Macbeth's Ambition

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A Tragic Hero Ambition is a good servant, but a poor master and the only way to control ambition, is to have self control. William Shakespeare’s Macbeth, is the tragic tale of Macbeth, a once virtuous man, who when corrupted by power and greed is driven from his status as well respected warrior, to a dishonest, unloyal murderer. Macbeth’s gluttony, pride, and ambitions led him to turn into an unstable, callous man who would stop at nothing just to gain power. His greed to achieve more power resulted in the merciless killings of his king, best friend, and other innocent civilians. His criminal actions lead up to his tragic ending of life, “They have tied me to a stake; I cannot fly, / But bear-like I must fight the course,” (V, vii, 1-4). Macbeth’s…show more content…
Early in the tragedy, Macbeth is introduced as a courageous, valiant solider. Soon after, Macbeth encounters three witches who tell him he will become king, “All hail, Macbeth! That shalt be King hereafter,” (I, iii, 53). It is at this point that he first considers murdering Duncan so that the prophecy can be fulfilled. However, it does not take long for Macbeth to question the matter, “If good, why do I yield to that suggestion,” (I, iii, 144), he says in a state of confusion. Macbeth is Duncan’s kinsman and his subject, and therefore should be constantly striving to protect him. He is also his host, and so should be closing the door in his murderer’s face, not attempting to murder him himself. Macbeth knows in his heart what is right, but is allowing his vaulting ambition to get the better of him. Again Macbeth’s conscience comes into play when he says, “We still have judgement here; that we but teach / Bloody instruction, which being taught return / To plague the inventor: this even-handed justice,” (I, vii, 8-10). He knows what he is doing wrong and that there will be consequences even before he murders Duncan. Macbeth is a weak man however, and ignores his conscience; he instead gives in to his power-hungry wife’s greed and allows his ambition to lead him on a dastardly journey. Although it may seem as though Duncan’s murder was not only Macbeth’s doing, he had a…show more content…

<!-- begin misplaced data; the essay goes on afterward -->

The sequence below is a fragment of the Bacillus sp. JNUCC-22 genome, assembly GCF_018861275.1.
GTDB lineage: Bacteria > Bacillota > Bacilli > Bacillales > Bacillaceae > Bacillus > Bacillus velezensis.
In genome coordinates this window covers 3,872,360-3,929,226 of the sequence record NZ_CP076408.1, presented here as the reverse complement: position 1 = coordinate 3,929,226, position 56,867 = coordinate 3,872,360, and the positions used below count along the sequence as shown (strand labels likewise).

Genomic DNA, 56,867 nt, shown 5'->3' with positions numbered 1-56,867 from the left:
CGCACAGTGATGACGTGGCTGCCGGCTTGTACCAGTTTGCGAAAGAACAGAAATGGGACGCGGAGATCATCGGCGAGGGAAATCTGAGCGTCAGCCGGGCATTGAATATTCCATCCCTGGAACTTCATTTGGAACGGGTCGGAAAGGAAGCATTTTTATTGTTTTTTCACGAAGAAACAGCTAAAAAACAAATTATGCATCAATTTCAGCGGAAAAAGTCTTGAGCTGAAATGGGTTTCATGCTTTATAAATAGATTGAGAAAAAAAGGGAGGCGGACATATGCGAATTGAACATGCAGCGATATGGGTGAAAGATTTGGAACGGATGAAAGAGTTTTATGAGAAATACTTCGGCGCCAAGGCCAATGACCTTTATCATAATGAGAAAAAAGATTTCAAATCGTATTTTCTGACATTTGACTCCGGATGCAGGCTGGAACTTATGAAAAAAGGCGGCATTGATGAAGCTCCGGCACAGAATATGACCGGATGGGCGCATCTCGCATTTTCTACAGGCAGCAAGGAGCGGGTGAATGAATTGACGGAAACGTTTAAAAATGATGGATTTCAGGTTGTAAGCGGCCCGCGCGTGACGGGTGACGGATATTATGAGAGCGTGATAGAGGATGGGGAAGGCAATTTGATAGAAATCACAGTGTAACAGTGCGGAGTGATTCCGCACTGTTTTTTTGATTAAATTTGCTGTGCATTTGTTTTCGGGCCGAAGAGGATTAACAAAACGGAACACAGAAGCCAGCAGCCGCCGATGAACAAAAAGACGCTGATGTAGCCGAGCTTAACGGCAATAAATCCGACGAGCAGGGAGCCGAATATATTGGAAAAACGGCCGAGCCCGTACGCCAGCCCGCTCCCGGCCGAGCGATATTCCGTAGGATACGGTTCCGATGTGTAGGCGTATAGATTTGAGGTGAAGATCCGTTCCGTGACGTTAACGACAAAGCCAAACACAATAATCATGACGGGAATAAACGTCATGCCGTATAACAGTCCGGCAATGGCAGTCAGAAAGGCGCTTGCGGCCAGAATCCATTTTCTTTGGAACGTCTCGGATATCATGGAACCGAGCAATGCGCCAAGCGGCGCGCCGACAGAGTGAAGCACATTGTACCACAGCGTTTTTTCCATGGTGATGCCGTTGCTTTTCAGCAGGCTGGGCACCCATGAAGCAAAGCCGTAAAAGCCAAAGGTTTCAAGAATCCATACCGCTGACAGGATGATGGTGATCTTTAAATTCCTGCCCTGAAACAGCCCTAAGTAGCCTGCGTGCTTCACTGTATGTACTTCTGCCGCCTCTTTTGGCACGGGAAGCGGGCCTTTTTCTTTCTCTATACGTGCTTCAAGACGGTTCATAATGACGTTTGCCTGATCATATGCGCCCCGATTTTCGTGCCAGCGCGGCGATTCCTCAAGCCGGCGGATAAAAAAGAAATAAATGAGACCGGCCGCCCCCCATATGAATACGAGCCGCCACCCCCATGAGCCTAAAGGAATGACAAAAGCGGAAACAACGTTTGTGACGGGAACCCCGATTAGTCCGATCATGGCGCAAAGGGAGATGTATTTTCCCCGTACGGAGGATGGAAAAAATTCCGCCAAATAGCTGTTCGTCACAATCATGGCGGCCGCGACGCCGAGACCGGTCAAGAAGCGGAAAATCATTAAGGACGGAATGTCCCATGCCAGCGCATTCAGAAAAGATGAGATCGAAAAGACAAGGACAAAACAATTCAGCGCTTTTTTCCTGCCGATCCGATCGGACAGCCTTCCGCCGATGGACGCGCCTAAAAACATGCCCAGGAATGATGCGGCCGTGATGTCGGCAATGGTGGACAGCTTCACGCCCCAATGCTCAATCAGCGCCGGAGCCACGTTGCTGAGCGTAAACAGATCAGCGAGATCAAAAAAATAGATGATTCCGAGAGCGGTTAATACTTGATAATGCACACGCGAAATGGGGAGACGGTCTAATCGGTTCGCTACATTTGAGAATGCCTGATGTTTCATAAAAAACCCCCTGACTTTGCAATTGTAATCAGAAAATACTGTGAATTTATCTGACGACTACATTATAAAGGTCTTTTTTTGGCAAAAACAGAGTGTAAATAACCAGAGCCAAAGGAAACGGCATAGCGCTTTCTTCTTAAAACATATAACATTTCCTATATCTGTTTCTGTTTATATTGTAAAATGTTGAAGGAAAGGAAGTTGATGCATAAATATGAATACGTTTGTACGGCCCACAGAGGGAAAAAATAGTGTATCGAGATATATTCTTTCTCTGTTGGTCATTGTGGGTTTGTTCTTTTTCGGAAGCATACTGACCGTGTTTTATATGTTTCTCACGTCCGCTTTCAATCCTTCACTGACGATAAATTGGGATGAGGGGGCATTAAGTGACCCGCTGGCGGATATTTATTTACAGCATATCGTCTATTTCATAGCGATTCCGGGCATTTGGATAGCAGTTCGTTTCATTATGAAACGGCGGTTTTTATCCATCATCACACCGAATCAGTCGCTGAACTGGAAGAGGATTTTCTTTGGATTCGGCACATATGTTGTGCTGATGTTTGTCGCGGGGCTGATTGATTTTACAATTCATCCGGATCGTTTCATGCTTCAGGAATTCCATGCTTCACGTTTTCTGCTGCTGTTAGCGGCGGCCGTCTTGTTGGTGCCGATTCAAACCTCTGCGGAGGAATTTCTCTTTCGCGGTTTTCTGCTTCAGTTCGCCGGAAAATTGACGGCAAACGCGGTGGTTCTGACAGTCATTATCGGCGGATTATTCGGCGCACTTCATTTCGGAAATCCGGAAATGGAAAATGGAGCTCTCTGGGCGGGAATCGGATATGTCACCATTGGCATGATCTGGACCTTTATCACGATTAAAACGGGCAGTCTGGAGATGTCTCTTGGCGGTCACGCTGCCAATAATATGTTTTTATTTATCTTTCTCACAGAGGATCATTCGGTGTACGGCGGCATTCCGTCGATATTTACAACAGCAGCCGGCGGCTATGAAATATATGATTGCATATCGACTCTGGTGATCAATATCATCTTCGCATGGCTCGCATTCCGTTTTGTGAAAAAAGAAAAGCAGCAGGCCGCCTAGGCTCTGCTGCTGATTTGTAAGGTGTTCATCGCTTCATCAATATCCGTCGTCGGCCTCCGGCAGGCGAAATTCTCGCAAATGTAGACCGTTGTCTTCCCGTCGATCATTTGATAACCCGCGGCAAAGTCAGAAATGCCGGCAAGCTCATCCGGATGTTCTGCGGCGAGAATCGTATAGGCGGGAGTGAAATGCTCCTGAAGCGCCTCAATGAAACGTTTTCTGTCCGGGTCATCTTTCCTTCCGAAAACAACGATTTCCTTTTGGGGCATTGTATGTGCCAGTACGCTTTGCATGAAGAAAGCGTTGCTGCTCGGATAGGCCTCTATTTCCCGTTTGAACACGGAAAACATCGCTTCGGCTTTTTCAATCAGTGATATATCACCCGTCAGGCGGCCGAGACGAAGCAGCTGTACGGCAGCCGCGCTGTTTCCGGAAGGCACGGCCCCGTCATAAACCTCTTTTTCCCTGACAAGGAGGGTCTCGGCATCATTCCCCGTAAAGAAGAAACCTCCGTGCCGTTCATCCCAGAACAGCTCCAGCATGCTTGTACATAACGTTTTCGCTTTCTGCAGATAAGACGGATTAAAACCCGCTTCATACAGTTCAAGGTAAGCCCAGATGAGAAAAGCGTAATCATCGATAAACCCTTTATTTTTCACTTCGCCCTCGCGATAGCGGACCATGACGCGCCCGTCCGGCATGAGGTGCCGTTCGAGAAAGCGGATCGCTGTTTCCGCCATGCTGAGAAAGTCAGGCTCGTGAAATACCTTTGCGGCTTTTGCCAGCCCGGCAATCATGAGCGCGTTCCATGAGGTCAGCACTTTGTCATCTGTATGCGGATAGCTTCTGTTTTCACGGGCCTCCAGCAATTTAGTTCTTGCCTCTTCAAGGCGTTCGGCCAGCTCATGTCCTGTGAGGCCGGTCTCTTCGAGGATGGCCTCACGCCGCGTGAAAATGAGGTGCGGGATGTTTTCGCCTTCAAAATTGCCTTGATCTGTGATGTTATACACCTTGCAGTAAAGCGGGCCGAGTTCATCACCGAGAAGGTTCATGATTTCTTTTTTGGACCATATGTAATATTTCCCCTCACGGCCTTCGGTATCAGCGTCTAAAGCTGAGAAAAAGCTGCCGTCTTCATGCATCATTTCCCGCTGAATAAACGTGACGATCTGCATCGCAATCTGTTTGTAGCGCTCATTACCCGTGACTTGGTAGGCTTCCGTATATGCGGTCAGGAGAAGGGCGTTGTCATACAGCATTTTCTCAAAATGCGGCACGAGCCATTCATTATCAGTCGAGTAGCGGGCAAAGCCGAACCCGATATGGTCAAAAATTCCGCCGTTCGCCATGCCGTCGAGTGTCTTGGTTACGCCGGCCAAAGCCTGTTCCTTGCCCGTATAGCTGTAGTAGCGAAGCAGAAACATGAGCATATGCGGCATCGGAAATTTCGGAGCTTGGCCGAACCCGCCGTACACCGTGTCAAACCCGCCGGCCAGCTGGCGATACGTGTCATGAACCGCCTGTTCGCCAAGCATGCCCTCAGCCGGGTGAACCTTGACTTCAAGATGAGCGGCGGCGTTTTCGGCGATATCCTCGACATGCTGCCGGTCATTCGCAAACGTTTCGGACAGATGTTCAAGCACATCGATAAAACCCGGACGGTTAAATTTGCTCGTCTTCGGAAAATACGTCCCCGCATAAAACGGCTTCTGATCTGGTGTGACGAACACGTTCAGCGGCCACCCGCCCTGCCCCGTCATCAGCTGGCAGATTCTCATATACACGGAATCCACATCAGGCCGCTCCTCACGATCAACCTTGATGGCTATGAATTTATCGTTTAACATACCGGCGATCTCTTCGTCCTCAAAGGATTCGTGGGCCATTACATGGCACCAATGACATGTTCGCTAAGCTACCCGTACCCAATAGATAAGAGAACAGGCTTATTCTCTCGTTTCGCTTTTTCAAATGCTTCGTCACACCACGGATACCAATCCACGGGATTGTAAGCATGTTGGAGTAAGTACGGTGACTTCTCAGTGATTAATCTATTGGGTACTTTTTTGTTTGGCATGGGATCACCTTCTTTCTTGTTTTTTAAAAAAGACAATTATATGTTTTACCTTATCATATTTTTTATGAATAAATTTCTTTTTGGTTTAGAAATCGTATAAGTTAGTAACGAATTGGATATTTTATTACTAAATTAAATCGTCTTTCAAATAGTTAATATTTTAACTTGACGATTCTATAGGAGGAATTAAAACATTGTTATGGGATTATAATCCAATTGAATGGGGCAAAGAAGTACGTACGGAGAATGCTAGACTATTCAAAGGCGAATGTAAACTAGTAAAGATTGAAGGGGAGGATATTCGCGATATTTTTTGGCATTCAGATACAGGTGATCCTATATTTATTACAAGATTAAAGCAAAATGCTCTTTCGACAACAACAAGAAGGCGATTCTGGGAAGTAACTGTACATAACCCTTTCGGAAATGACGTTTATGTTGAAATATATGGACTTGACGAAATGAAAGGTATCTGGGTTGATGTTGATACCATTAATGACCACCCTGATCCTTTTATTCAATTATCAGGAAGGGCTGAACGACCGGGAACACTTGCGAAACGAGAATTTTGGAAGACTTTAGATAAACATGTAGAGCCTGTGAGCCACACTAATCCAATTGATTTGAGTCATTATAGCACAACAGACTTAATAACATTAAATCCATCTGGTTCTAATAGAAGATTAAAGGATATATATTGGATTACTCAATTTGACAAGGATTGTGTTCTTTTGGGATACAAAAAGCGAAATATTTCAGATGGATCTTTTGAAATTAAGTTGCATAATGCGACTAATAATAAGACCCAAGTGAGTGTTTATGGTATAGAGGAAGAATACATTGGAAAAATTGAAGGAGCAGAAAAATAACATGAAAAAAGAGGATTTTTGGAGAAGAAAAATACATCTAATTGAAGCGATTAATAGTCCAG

Hecate foreshadowed this when saying, “And you all know security / Is mortals’ chiefest enemy,” (III, v, 32-33). Security, this false sense of it, seemed to cling to Macbeth, and weigh him down throughout the play. Macbeth expresses his confidence and feeling of invincibility when he says, “I will not be afraid of death and bane, / Till Birnam forest come to Dunsinane,” (V, iii, 68-69). The witches’ prophecies only enhanced Macbeth’s false sense of security. He believes that until a wood literally gets up and moves, he is out of harm’s way. He obtains this idea that he is invincible, when in reality he is not. This idea, ultimately leads to his death. More or less the entire country is against him because of the wrongs he has committed, and yet he still has yet to understand the severity of the situation. Macbeth has allowed his false sense of security to cloud his judgement, which is exactly why no one but himself can be blamed for his tragedy. Upon killing Young Siward Macbeth says, “Thou wast born of woman. / But swords I smile at, weapons laugh to scorn, / Brandish’d by man that’s of a woman born,” (V, vii, 16-18). Macbeth’s over-confidence blinds his thinking, and so with the thought that he cannot be harmed by any man of woman born, he overlooks the possibility of a man born of caesarean section, and instead just assumes that he is invincible. This over-confidence and sense of

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